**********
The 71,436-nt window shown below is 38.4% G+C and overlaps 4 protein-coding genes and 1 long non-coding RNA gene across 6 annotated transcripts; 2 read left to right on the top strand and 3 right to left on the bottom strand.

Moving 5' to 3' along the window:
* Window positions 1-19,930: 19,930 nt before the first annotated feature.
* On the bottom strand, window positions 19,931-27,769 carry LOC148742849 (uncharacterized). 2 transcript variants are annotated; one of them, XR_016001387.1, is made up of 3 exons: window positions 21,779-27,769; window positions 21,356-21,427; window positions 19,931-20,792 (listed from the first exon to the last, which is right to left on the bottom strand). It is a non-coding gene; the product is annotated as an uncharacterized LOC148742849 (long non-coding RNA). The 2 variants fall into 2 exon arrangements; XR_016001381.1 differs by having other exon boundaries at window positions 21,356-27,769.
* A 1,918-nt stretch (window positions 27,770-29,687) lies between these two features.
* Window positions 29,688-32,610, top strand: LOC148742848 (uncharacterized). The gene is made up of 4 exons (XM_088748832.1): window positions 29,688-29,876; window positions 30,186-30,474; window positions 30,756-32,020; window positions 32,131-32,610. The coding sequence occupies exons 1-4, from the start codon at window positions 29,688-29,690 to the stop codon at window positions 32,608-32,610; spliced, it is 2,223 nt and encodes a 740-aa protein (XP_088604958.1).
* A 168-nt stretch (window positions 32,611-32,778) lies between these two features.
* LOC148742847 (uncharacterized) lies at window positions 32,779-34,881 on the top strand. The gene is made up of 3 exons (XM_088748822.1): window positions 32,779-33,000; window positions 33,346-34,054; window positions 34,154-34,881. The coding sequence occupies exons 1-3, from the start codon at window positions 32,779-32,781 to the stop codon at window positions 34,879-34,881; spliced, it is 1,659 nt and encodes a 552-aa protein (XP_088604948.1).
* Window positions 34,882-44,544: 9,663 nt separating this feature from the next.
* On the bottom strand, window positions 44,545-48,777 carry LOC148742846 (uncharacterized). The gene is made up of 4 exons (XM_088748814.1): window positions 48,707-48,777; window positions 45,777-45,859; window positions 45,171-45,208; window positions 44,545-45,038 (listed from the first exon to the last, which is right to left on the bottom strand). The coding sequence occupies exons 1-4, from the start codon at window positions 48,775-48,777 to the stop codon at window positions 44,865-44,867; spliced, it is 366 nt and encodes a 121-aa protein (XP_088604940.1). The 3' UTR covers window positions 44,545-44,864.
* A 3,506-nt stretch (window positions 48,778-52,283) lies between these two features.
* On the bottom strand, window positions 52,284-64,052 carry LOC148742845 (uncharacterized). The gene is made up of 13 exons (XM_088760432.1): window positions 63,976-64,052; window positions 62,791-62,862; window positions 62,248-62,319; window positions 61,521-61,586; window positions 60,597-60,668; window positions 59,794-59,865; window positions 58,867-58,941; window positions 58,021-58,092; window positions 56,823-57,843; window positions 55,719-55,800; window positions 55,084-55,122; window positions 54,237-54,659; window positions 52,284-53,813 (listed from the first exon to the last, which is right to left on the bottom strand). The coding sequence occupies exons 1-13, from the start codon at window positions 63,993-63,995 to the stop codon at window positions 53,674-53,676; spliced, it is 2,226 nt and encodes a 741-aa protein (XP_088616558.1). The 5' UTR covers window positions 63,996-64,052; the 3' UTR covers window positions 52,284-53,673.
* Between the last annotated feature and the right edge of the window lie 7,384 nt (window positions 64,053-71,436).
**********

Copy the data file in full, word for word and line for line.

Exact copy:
The 71,436-nt window shown below is 38.4% G+C and overlaps 4 protein-coding genes and 1 long non-coding RNA gene across 6 annotated transcripts; 2 read left to right on the top strand and 3 right to left on the bottom strand.

Moving 5' to 3' along the window:
* Window positions 1-19,930: 19,930 nt before the first annotated feature.
* On the bottom strand, window positions 19,931-27,769 carry LOC148742849 (uncharacterized). 2 transcript variants are annotated; one of them, XR_016001387.1, is made up of 3 exons: window positions 21,779-27,769; window positions 21,356-21,427; window positions 19,931-20,792 (listed from the first exon to the last, which is right to left on the bottom strand). It is a non-coding gene; the product is annotated as an uncharacterized LOC148742849 (long non-coding RNA). The 2 variants fall into 2 exon arrangements; XR_016001381.1 differs by having other exon boundaries at window positions 21,356-27,769.
* A 1,918-nt stretch (window positions 27,770-29,687) lies between these two features.
* Window positions 29,688-32,610, top strand: LOC148742848 (uncharacterized). The gene is made up of 4 exons (XM_088748832.1): window positions 29,688-29,876; window positions 30,186-30,474; window positions 30,756-32,020; window positions 32,131-32,610. The coding sequence occupies exons 1-4, from the start codon at window positions 29,688-29,690 to the stop codon at window positions 32,608-32,610; spliced, it is 2,223 nt and encodes a 740-aa protein (XP_088604958.1).
* A 168-nt stretch (window positions 32,611-32,778) lies between these two features.
* LOC148742847 (uncharacterized) lies at window positions 32,779-34,881 on the top strand. The gene is made up of 3 exons (XM_088748822.1): window positions 32,779-33,000; window positions 33,346-34,054; window positions 34,154-34,881. The coding sequence occupies exons 1-3, from the start codon at window positions 32,779-32,781 to the stop codon at window positions 34,879-34,881; spliced, it is 1,659 nt and encodes a 552-aa protein (XP_088604948.1).
* Window positions 34,882-44,544: 9,663 nt separating this feature from the next.
* On the bottom strand, window positions 44,545-48,777 carry LOC148742846 (uncharacterized). The gene is made up of 4 exons (XM_088748814.1): window positions 48,707-48,777; window positions 45,777-45,859; window positions 45,171-45,208; window positions 44,545-45,038 (listed from the first exon to the last, which is right to left on the bottom strand). The coding sequence occupies exons 1-4, from the start codon at window positions 48,775-48,777 to the stop codon at window positions 44,865-44,867; spliced, it is 366 nt and encodes a 121-aa protein (XP_088604940.1). The 3' UTR covers window positions 44,545-44,864.
* A 3,506-nt stretch (window positions 48,778-52,283) lies between these two features.
* On the bottom strand, window positions 52,284-64,052 carry LOC148742845 (uncharacterized). The gene is made up of 13 exons (XM_088760432.1): window positions 63,976-64,052; window positions 62,791-62,862; window positions 62,248-62,319; window positions 61,521-61,586; window positions 60,597-60,668; window positions 59,794-59,865; window positions 58,867-58,941; window positions 58,021-58,092; window positions 56,823-57,843; window positions 55,719-55,800; window positions 55,084-55,122; window positions 54,237-54,659; window positions 52,284-53,813 (listed from the first exon to the last, which is right to left on the bottom strand). The coding sequence occupies exons 1-13, from the start codon at window positions 63,993-63,995 to the stop codon at window positions 53,674-53,676; spliced, it is 2,226 nt and encodes a 741-aa protein (XP_088616558.1). The 5' UTR covers window positions 63,996-64,052; the 3' UTR covers window positions 52,284-53,673.
* Between the last annotated feature and the right edge of the window lie 7,384 nt (window positions 64,053-71,436).